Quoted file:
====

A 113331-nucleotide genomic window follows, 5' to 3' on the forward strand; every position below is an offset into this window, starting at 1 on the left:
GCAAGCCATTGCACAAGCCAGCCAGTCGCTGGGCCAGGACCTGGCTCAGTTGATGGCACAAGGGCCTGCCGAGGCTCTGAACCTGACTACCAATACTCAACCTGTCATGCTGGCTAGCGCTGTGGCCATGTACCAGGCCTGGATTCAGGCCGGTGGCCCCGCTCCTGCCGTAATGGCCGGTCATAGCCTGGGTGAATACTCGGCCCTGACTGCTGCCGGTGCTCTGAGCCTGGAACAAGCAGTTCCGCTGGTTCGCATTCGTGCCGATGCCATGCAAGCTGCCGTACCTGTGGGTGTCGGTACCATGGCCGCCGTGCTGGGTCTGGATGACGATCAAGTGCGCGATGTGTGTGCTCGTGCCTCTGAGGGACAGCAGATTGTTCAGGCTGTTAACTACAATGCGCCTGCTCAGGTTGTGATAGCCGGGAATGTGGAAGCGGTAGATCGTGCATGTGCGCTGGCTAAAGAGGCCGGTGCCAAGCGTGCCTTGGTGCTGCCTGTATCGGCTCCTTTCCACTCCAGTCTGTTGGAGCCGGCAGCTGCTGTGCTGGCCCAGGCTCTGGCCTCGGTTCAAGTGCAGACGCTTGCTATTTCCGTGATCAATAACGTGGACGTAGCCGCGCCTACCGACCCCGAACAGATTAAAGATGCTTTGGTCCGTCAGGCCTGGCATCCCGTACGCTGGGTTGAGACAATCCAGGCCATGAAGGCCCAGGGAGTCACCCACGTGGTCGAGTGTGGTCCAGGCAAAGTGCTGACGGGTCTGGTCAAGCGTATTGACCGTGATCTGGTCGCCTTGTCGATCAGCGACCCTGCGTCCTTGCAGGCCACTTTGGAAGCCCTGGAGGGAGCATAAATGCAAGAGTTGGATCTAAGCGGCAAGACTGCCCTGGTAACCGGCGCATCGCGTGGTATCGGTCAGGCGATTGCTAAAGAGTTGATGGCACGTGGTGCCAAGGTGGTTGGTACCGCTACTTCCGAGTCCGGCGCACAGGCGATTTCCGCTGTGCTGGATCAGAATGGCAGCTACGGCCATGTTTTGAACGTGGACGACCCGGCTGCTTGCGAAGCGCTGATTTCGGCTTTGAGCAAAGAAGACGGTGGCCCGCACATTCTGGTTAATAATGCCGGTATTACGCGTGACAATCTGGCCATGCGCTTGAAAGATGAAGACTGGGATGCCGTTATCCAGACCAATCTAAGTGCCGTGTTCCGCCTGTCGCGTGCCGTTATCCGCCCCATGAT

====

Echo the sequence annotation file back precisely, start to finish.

A 113331-nucleotide genomic window follows, 5' to 3' on the forward strand; every position below is an offset into this window, starting at 1 on the left:
GCAAGCCATTGCACAAGCCAGCCAGTCGCTGGGCCAGGACCTGGCTCAGTTGATGGCACAAGGGCCTGCCGAGGCTCTGAACCTGACTACCAATACTCAACCTGTCATGCTGGCTAGCGCTGTGGCCATGTACCAGGCCTGGATTCAGGCCGGTGGCCCCGCTCCTGCCGTAATGGCCGGTCATAGCCTGGGTGAATACTCGGCCCTGACTGCTGCCGGTGCTCTGAGCCTGGAACAAGCAGTTCCGCTGGTTCGCATTCGTGCCGATGCCATGCAAGCTGCCGTACCTGTGGGTGTCGGTACCATGGCCGCCGTGCTGGGTCTGGATGACGATCAAGTGCGCGATGTGTGTGCTCGTGCCTCTGAGGGACAGCAGATTGTTCAGGCTGTTAACTACAATGCGCCTGCTCAGGTTGTGATAGCCGGGAATGTGGAAGCGGTAGATCGTGCATGTGCGCTGGCTAAAGAGGCCGGTGCCAAGCGTGCCTTGGTGCTGCCTGTATCGGCTCCTTTCCACTCCAGTCTGTTGGAGCCGGCAGCTGCTGTGCTGGCCCAGGCTCTGGCCTCGGTTCAAGTGCAGACGCTTGCTATTTCCGTGATCAATAACGTGGACGTAGCCGCGCCTACCGACCCCGAACAGATTAAAGATGCTTTGGTCCGTCAGGCCTGGCATCCCGTACGCTGGGTTGAGACAATCCAGGCCATGAAGGCCCAGGGAGTCACCCACGTGGTCGAGTGTGGTCCAGGCAAAGTGCTGACGGGTCTGGTCAAGCGTATTGACCGTGATCTGGTCGCCTTGTCGATCAGCGACCCTGCGTCCTTGCAGGCCACTTTGGAAGCCCTGGAGGGAGCATAAATGCAAGAGTTGGATCTAAGCGGCAAGACTGCCCTGGTAACCGGCGCATCGCGTGGTATCGGTCAGGCGATTGCTAAAGAGTTGATGGCACGTGGTGCCAAGGTGGTTGGTACCGCTACTTCCGAGTCCGGCGCACAGGCGATTTCCGCTGTGCTGGATCAGAATGGCAGCTACGGCCATGTTTTGAACGTGGACGACCCGGCTGCTTGCGAAGCGCTGATTTCGGCTTTGAGCAAAGAAGACGGTGGCCCGCACATTCTGGTTAATAATGCCGGTATTACGCGTGACAATCTGGCCATGCGCTTGAAAGATGAAGACTGGGATGCCGTTATCCAGACCAATCTAAGTGCCGTGTTCCGCCTGTCGCGTGCCGTTATCCGCCCCATGAT